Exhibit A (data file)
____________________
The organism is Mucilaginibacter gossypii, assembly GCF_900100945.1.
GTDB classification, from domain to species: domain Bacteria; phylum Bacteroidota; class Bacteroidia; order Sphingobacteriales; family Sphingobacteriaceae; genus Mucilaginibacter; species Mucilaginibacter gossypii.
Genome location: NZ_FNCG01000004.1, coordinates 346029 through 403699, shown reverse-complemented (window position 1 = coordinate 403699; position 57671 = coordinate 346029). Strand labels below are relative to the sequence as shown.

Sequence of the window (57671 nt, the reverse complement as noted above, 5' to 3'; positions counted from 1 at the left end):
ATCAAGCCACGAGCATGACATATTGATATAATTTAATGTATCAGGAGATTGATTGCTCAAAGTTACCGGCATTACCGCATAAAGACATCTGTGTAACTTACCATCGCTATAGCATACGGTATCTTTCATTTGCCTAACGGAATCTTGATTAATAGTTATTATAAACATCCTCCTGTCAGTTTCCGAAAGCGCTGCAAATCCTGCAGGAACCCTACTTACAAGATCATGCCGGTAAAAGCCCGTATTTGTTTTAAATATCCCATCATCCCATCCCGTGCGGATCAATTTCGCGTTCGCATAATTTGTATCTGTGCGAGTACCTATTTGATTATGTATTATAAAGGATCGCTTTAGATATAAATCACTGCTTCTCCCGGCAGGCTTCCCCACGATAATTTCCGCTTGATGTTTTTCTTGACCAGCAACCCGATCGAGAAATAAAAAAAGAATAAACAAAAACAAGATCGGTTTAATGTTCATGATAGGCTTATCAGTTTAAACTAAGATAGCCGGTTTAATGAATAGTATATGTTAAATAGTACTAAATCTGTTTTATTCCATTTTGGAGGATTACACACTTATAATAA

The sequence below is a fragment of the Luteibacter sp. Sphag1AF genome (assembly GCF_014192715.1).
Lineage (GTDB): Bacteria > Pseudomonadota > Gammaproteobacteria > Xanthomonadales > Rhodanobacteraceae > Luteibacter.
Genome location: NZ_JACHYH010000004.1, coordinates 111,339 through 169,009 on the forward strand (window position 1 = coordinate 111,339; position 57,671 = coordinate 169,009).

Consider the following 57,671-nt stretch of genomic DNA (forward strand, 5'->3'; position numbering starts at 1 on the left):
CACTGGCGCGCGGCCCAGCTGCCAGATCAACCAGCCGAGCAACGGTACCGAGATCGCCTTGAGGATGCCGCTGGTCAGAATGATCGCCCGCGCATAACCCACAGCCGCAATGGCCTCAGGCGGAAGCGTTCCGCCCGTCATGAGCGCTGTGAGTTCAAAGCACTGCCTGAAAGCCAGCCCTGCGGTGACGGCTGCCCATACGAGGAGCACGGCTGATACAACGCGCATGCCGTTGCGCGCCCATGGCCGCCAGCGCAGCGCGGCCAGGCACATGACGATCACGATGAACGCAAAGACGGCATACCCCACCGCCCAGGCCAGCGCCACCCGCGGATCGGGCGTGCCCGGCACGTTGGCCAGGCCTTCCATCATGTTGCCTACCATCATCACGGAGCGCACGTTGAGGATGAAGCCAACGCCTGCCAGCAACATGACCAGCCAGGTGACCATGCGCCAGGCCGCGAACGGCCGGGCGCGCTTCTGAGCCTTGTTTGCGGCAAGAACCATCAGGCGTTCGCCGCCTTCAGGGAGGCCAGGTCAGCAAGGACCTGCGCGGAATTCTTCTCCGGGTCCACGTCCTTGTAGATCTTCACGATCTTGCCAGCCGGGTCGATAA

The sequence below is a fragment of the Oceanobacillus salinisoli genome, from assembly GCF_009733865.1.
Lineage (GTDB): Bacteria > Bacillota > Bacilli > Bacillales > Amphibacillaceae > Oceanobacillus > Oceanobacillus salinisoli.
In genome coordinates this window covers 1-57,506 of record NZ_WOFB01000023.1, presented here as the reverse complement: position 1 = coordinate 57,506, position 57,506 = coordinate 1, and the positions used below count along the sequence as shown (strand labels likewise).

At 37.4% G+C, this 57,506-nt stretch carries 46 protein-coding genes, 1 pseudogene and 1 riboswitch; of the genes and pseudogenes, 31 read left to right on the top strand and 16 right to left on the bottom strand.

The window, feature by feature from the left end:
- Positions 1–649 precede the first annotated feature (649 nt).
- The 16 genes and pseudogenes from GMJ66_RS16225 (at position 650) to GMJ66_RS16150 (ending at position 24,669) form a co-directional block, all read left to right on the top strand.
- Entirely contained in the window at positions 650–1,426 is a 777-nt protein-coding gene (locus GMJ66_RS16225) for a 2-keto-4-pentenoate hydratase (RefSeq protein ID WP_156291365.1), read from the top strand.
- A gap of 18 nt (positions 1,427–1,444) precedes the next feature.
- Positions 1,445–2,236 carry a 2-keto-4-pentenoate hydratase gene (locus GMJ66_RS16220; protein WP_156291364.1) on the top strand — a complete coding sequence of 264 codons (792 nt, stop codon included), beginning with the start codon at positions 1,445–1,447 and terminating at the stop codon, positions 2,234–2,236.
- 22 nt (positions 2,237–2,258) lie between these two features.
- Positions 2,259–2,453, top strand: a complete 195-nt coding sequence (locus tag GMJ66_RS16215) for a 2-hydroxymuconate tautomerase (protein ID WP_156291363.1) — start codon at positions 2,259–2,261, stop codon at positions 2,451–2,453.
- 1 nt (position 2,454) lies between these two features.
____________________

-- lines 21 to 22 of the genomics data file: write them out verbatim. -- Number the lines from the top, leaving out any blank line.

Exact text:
- 22 nt (positions 2,237–2,258) lie between these two features.
- Positions 2,259–2,453, top strand: a complete 195-nt coding sequence (locus tag GMJ66_RS16215) for a 2-hydroxymuconate tautomerase (protein ID WP_156291363.1) — start codon at positions 2,259–2,261, stop codon at positions 2,451–2,453.